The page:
Colonization, infection and dissemination in intensive care patients

University dissertation from Stockholm : Karolinska Institutet, Department of Clinical Sciences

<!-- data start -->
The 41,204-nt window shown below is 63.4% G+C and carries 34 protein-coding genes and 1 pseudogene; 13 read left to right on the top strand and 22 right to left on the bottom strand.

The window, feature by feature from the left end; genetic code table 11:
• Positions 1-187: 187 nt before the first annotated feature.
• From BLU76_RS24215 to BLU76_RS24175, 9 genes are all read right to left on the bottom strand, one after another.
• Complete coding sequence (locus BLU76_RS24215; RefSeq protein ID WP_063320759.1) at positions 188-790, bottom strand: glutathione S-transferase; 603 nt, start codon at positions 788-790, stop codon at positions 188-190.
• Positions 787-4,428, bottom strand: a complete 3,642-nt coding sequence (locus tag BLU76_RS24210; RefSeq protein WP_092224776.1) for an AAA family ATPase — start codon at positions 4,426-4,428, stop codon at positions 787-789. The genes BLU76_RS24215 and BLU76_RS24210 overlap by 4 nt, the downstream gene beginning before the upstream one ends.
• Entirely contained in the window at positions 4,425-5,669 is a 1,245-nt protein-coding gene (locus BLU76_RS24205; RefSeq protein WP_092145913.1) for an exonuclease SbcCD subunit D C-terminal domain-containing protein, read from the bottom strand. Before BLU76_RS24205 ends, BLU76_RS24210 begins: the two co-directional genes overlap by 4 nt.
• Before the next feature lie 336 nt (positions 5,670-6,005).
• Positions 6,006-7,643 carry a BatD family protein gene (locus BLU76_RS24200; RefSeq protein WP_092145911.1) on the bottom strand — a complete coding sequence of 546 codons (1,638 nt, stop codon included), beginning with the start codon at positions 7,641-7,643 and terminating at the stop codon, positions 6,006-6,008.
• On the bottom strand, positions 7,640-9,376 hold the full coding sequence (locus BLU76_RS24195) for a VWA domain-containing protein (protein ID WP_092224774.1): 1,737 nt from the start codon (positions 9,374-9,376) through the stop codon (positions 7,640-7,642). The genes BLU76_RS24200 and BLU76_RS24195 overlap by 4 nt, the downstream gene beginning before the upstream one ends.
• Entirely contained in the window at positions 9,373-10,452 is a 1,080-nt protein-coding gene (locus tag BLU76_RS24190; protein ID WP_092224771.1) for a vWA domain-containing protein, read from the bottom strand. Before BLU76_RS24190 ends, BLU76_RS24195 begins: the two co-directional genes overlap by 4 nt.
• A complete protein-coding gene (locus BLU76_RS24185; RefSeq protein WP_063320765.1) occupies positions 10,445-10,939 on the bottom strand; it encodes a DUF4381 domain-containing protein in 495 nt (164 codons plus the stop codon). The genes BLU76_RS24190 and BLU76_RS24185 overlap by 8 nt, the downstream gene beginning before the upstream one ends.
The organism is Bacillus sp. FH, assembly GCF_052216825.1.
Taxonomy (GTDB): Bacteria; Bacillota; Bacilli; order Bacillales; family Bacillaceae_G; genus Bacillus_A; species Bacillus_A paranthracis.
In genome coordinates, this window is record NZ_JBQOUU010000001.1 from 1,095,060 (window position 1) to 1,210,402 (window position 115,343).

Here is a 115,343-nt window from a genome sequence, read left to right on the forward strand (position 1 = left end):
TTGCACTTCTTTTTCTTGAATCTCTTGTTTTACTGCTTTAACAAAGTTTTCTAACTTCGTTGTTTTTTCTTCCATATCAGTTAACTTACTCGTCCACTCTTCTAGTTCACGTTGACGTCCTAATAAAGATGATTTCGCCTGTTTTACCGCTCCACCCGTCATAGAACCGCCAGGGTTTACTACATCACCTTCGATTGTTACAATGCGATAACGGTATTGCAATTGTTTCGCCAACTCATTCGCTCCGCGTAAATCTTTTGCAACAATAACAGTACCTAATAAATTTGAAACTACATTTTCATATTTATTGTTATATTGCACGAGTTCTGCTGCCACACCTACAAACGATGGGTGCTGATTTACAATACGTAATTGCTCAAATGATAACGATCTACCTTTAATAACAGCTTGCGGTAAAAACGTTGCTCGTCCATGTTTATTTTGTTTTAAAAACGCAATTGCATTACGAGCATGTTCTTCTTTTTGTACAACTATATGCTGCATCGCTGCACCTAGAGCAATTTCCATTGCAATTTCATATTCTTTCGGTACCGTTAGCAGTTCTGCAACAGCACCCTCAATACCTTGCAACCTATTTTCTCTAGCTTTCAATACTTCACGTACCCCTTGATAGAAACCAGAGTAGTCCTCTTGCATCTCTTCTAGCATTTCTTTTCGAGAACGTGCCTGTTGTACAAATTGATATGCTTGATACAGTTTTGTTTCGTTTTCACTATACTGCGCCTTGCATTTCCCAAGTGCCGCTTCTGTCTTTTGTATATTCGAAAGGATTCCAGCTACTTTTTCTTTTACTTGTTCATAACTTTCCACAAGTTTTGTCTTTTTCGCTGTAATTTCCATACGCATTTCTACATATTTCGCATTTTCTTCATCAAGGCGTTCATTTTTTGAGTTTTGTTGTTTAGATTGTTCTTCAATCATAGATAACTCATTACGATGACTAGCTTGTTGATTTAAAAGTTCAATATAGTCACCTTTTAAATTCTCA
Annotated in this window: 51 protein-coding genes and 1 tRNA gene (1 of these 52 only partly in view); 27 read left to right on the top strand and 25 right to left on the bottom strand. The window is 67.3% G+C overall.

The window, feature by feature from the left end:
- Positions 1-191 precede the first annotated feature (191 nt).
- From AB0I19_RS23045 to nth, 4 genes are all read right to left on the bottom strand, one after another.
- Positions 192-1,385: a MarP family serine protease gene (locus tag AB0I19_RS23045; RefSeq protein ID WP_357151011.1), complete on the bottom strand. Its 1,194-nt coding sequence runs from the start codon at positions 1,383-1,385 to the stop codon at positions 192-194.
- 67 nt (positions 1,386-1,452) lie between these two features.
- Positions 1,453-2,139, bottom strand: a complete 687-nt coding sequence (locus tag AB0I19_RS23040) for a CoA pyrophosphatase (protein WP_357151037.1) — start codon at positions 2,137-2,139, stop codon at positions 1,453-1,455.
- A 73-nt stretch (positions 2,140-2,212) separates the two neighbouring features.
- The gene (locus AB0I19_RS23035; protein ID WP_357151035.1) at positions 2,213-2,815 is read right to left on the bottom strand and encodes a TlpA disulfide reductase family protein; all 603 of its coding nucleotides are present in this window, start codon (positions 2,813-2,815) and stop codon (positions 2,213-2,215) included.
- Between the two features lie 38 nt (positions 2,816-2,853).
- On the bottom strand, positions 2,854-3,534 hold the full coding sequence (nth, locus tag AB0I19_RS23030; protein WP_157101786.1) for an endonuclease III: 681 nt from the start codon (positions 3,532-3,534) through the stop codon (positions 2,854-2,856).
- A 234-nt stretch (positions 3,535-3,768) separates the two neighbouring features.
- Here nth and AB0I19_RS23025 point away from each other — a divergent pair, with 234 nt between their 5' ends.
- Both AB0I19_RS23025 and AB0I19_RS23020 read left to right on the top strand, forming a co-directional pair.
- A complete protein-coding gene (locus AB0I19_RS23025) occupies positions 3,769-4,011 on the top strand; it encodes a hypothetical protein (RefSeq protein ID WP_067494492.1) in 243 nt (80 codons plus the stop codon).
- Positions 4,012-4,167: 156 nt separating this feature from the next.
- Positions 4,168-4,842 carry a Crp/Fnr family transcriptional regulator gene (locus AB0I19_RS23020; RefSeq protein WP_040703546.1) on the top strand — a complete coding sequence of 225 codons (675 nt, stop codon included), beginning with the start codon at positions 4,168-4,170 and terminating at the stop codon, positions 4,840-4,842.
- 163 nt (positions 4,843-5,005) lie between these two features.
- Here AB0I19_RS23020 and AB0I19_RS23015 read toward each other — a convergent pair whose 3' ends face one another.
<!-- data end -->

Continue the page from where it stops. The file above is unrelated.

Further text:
Abstract: Nosocomial infections are a substantial problem in hospitals all over the world and the incidence is among the highest in the intensive care unit, affecting mortality and morbidity for the individual patient and cost for the society. In order to prevent these infections it is important to gain knowledge about colonization and infection pathways as well as about bacterial dissemination between patients. The overall aim of the present study was to investigate bacterial and fungal colonization pattern, dissemination pattern within and between patients and the incidence of some ICU-acquired infections in intensive care patients, treated in a multidisciplinary Swedish university hospital ICU. Colonization and dissemination patterns of microorganisms were studied by microbiological analyses and antimicrobial susceptibility was monitored over time. Subtyping was performed by using phenotyping as well as genotyping methods, such as the Phene-Plate system and PFGE (pulsed-field gel-electrophoresis). Fungal colonization index and other risk factors for acquiring invasive candida infection, were studied in patients with a length of stay of at least 7 days. In addition, the status of the immunosystem was monitored with HLA-DR expression once a week in these patients. The main results and conclusions of this thesis can be summarized as: ' Intubated intensive care patients are often heavily colonized in the lower airways with potentially pathogenic microorganisms, aerobic and anaerobic bacteria as well as yeasts. ' Different colonization routes were demonstrated for different species; primary colonization of the oropharynx or concomitantly in the lower airways, was shown for Staphylococcus, Enterococcus, Enterobacteriaceae and Candida spp., while Pseudomonas spp. and other non-fermenting gram-negative rods and several anaerobic species often primarily colonized the trachea. ' The dissemination rate of CoNS between ICU patients was high, 70% of patients treated for more than 3 days were involved in at least one transmission event. ' Prolonged ICU stay was correlated to an increased rate of cross-transmission between patients as well as a significant higher risk of being colonized with multi-resistant strains. ' Diversity of colonizing CoNS was significantly decreased in ICU patients with a length of stay of at least 5 days. ' Resistant clones were shown to be increasingly and endogenously spread over time within the patient¡¯s skin and mucosal membranes. ' The incidence of invasive candida infections was high in the ICU patient population studied, despite a frequent use of antifungal agents, probably due to that the majority of the patients were burdened by several risk factors. ' High colonization index (¡Ý 0.8) and recent extensive abdominal surgery was identified as significant risk factors for acquiring invasive candida infection in ICU patients with a length of stay of at least 7 days. In conclusion, the results of the present study emphasize the importance of compliance to barrier treatment, implementation and continuously follow-up of infection control programmes. Furthermore, the results underline the importance of a prudent use of antimicrobial agents for therapy and prophylaxis, based on daily reconsideration of the treatment according to microbiological and laboratory results and the patient¡¯s condition, especially in this vulnerable patient population.

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